Universally Composable Adaptive Oblivious Transfer

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Universally Composable Adaptive Oblivious Transfer
In an oblivious transfer (OT) protocol, a Sender with messages M1, . . . , MN and a Receiver with indices 1, . . . , k [1, N] interact in such a way that at the end the Receiver obtains M1 , . . . , Mk without learning anything about the other messages and the Sender does not learn anything about 1, . . . , k. In an adaptive protocol, the Receiver may obtain Mi-1 before deciding on i. Efficient adaptive OT protocols are interesting both as a building block for secure multiparty computation and for enabling oblivious searches on medical and patent databases. Historically, adaptive OT protocols were analyzed with respect to a "half-simulation" definition which Naor and Pinkas showed to be flawed. In 2007, Camenisch, Neven, and shelat, and subsequent other works, demonstrated efficient adaptive protocols in the full-simulation model. These protocols, however, all use standard rewinding techniques in their proofs of security and thus are not universally composable. Recently, Pe...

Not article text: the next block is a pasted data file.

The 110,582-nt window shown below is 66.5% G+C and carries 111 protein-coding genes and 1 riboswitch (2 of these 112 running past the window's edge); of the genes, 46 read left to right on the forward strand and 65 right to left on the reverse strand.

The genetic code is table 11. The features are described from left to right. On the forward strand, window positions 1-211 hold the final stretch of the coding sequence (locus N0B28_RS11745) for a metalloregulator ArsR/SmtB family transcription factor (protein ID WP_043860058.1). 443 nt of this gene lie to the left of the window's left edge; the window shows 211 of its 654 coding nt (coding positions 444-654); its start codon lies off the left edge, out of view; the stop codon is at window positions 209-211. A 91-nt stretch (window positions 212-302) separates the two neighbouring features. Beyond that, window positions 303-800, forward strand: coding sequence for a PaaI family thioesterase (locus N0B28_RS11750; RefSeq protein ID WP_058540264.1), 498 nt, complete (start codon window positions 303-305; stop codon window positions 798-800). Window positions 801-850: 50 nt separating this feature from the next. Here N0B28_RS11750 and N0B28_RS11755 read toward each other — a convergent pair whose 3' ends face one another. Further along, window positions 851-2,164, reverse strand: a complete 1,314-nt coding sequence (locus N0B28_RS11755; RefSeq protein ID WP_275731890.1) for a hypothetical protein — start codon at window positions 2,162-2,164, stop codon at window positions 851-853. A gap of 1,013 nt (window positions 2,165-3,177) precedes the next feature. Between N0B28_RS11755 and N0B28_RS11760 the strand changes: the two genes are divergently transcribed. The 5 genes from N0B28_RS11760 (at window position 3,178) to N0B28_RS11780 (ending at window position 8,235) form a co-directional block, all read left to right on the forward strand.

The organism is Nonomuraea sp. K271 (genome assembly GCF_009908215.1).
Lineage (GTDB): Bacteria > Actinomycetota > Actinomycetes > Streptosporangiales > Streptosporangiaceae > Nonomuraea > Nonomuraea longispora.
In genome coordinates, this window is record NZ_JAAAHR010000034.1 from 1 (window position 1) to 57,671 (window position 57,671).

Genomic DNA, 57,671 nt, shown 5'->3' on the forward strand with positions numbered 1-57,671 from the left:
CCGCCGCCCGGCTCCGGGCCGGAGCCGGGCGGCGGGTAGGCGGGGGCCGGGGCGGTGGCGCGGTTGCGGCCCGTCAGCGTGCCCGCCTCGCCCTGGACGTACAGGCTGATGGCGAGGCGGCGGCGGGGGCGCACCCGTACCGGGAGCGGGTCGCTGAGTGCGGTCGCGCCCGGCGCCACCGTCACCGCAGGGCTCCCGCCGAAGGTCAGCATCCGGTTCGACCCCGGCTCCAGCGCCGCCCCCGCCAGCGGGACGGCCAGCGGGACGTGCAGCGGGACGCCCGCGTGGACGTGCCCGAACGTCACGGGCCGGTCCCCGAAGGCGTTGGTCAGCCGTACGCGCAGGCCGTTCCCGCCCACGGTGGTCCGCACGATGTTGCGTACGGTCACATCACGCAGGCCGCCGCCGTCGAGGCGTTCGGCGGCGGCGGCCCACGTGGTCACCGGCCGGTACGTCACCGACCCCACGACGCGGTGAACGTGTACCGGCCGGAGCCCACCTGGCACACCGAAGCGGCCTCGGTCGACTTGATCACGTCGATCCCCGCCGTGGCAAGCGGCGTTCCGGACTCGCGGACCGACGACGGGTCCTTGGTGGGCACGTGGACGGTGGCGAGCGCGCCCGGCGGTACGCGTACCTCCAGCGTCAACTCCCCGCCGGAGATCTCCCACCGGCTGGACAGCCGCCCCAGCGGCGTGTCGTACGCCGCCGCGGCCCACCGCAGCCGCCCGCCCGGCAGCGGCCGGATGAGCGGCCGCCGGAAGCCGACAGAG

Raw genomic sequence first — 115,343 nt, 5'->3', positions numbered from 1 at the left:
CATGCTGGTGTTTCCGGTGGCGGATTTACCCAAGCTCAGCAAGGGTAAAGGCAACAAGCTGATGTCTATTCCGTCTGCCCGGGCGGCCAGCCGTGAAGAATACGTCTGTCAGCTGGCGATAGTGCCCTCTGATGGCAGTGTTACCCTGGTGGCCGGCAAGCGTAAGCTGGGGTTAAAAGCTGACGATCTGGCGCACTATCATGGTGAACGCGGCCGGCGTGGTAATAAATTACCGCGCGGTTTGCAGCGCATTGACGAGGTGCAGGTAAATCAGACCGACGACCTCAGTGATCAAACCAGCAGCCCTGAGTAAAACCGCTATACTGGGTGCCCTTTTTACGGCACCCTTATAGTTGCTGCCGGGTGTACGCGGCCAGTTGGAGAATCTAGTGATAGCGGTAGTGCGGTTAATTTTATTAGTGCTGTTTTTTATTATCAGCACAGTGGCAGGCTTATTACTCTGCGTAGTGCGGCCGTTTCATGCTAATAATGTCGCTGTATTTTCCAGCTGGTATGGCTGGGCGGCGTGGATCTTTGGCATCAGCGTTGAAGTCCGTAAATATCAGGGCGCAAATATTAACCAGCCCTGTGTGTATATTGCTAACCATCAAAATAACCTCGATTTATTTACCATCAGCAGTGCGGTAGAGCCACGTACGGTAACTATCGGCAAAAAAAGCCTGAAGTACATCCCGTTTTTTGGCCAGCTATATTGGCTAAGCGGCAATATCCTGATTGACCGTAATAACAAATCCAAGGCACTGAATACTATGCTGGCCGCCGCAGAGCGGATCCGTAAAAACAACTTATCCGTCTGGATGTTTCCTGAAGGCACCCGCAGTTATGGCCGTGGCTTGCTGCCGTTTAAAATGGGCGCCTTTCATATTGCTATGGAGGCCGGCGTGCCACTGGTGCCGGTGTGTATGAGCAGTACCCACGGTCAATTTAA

Matthew Green, Susan Hohenberger
Added 12 Oct 2010
Updated 12 Oct 2010
Type Conference
Year 2008
Authors Matthew Green, Susan Hohenberger
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